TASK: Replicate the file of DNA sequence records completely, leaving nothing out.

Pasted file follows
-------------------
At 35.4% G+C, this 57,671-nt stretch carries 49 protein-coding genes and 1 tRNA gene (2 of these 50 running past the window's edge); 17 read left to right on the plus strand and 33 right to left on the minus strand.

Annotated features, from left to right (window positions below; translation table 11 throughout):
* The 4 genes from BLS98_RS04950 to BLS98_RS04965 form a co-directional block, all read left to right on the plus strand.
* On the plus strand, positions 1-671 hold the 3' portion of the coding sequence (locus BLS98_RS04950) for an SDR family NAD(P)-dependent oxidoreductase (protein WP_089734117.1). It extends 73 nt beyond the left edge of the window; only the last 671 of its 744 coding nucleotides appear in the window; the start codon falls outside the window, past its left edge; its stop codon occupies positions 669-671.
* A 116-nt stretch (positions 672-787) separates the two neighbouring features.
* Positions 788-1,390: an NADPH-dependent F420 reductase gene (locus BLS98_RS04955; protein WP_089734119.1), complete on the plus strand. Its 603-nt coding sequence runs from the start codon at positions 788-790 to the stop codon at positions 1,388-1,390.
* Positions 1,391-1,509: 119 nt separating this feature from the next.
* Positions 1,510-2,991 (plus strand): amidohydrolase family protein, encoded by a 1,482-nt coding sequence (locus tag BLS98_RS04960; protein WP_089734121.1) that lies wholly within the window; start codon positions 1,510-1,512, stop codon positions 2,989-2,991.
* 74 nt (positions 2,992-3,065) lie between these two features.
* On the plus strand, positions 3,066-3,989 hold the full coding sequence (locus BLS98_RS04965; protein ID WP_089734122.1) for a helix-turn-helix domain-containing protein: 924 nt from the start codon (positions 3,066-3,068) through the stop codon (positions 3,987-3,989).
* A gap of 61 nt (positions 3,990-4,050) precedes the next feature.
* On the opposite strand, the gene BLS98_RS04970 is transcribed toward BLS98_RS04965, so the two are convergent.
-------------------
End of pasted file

At 35.4% G+C, this 57,671-nt stretch carries 49 protein-coding genes and 1 tRNA gene (2 of these 50 running past the window's edge); 17 read left to right on the plus strand and 33 right to left on the minus strand.

Annotated features, from left to right (window positions below; translation table 11 throughout):
* The 4 genes from BLS98_RS04950 to BLS98_RS04965 form a co-directional block, all read left to right on the plus strand.
* On the plus strand, positions 1-671 hold the 3' portion of the coding sequence (locus BLS98_RS04950) for an SDR family NAD(P)-dependent oxidoreductase (protein WP_089734117.1). It extends 73 nt beyond the left edge of the window; only the last 671 of its 744 coding nucleotides appear in the window; the start codon falls outside the window, past its left edge; its stop codon occupies positions 669-671.
* A 116-nt stretch (positions 672-787) separates the two neighbouring features.
* Positions 788-1,390: an NADPH-dependent F420 reductase gene (locus BLS98_RS04955; protein WP_089734119.1), complete on the plus strand. Its 603-nt coding sequence runs from the start codon at positions 788-790 to the stop codon at positions 1,388-1,390.
* Positions 1,391-1,509: 119 nt separating this feature from the next.
* Positions 1,510-2,991 (plus strand): amidohydrolase family protein, encoded by a 1,482-nt coding sequence (locus tag BLS98_RS04960; protein WP_089734121.1) that lies wholly within the window; start codon positions 1,510-1,512, stop codon positions 2,989-2,991.
* 74 nt (positions 2,992-3,065) lie between these two features.
* On the plus strand, positions 3,066-3,989 hold the full coding sequence (locus BLS98_RS04965; protein ID WP_089734122.1) for a helix-turn-helix domain-containing protein: 924 nt from the start codon (positions 3,066-3,068) through the stop codon (positions 3,987-3,989).
* A gap of 61 nt (positions 3,990-4,050) precedes the next feature.
* On the opposite strand, the gene BLS98_RS04970 is transcribed toward BLS98_RS04965, so the two are convergent.